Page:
September’s Journal of Financial Planning has a controversial article about emergency cash funds. Titled “Is an All Cash Emergency Fund Strategy Appropriate for All Investors?” the paper argues that a 6-month cash emergency fund comes with an “exorbitant opportunity cost” resulting in lower levels of wealth at retirement.
It’s become a sort of dictum that you should save at least 3-6 months of monthly expenses in case of emergencies. It’s the kind of advice people instinctively agree with and follow. The authors tear down this cornerstone of financial prudence and provide an impressive argument for a change in thinking.
First Things First
The authors begin their argument by invoking utility theory, which simply states investors should seek to maximize returns while minimizing volatility. Too often investors use “mental accounting” and see their wealth in buckets when they should be focused on the total portfolio. If for example they complete a risk tolerance quiz and they are shown to have a high-risk tolerance then they should apply a similar level of risk to their emergency fund.
The authors do add some important caveats. A more aggressive emergency fund should only apply to people in the “accumulation phase” of wealth building rather than those in retirement.
Secondly, it should apply to “more affluent” clients of financial advisors rather than the average Joe. I accept the first caveat but I feel the second is a little strict. Their analysis and insight can apply to people further down the income scale.
Before jumping into the reasons why an all cash emergency fund might be sub-optimal it’s necessary to state its purpose. The authors see emergency funds as having two main goals. Protect against “income shocks” (unemployment) and savings for future consumption. It is with this definition that they question what has become commonplace financial planning.
1. Insurance – The authors point to the myriad of insurance products that can protect people from income shocks. We have income protection insurance, incapacity insurance, mortgage protection insurance and many others that would soften the blow of any unemployment period. The risk of loosing a job and being unable to survive is slim given the range of products that exist.
2. Diversification – For those who want to invest their emergency fund in more volatile assets they can diversify some of their risk and see greatly improved returns. People tend to invest emergency funds in cash because it’s safe however, that does not mean investing in stocks for example is unsafe. The risk can be reduced.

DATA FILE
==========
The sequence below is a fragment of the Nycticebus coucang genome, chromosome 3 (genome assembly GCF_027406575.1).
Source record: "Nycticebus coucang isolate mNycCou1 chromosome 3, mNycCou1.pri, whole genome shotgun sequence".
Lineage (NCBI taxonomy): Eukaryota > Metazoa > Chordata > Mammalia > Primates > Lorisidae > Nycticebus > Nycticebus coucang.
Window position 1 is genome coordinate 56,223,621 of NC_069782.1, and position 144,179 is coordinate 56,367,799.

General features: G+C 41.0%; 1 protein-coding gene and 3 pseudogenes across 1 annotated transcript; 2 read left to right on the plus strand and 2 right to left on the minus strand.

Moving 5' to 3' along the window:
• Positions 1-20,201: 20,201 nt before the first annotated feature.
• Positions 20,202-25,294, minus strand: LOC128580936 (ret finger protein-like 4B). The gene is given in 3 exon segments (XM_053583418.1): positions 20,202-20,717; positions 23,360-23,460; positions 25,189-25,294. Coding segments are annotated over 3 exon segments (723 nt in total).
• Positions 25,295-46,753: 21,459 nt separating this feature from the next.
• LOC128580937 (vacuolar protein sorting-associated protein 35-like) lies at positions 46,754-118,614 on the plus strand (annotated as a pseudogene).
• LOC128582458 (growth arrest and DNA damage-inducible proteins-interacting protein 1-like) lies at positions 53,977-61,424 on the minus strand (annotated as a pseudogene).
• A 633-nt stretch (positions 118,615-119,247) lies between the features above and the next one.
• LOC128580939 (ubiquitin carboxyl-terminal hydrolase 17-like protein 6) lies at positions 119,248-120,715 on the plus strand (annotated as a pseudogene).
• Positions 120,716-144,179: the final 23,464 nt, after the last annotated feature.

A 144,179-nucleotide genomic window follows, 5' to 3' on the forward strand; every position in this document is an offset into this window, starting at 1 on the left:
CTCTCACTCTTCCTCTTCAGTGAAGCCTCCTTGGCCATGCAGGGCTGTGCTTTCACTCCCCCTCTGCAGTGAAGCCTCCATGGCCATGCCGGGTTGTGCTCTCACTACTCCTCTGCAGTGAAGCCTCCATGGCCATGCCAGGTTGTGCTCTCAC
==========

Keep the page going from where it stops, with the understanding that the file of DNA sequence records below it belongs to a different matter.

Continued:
3. Human Capital – The authors suggest that investors neglect to evaluate their human capital when making investment decisions. For example a college professor is likely to have a high degree of job security and could probably afford to take more risk with their emergency fund than a stockbroker. Certain jobs are safer and certain people are highly employable. If you fit into one of these categories then a more aggressive emergency fund could be appropriate to maximize utility.
4. MAIN ARGUMENT – Opportunity Cost – To conclude their argument the authors created a model to calculate how much wealth a person would loose by not investing their emergency funds into stocks and bonds. They took an example of someone working from age 25 to 65 assuming average levels of unemployment. Stock and bond data ran from 1926 to 2011.
The results were staggering. If an individual invested their 6-month emergency fund in a 60/40 portfolio instead of cash they could expect to have up to 20% extra in retirement savings. This clearly calls into question the requirement for a 6-month emergency cash fund given the assumption you want to maximize returns. The question investors need to ask themselves is whether the peace of mind of having cash in the bank, is worth loosing up to 20% of potential retirement savings.
The authors make a compelling argument against the 6-month emergency cash fund. However, beyond a client’s risk tolerance and the possible use of a risk tolerance questionnaire they didn’t look at other risks. Notably, counter party risk (getting access to your insurance or investment from a provider).
Utility theory might tell us what is optimal but it fails to account for the behavioral psychology aspect of the human mind when it comes to investing. Regardless, the authors have made a compelling argument and if they can’t get investors to entirely drop the 6-month emergency cash fund I am sure more than a few would consider switching to three months.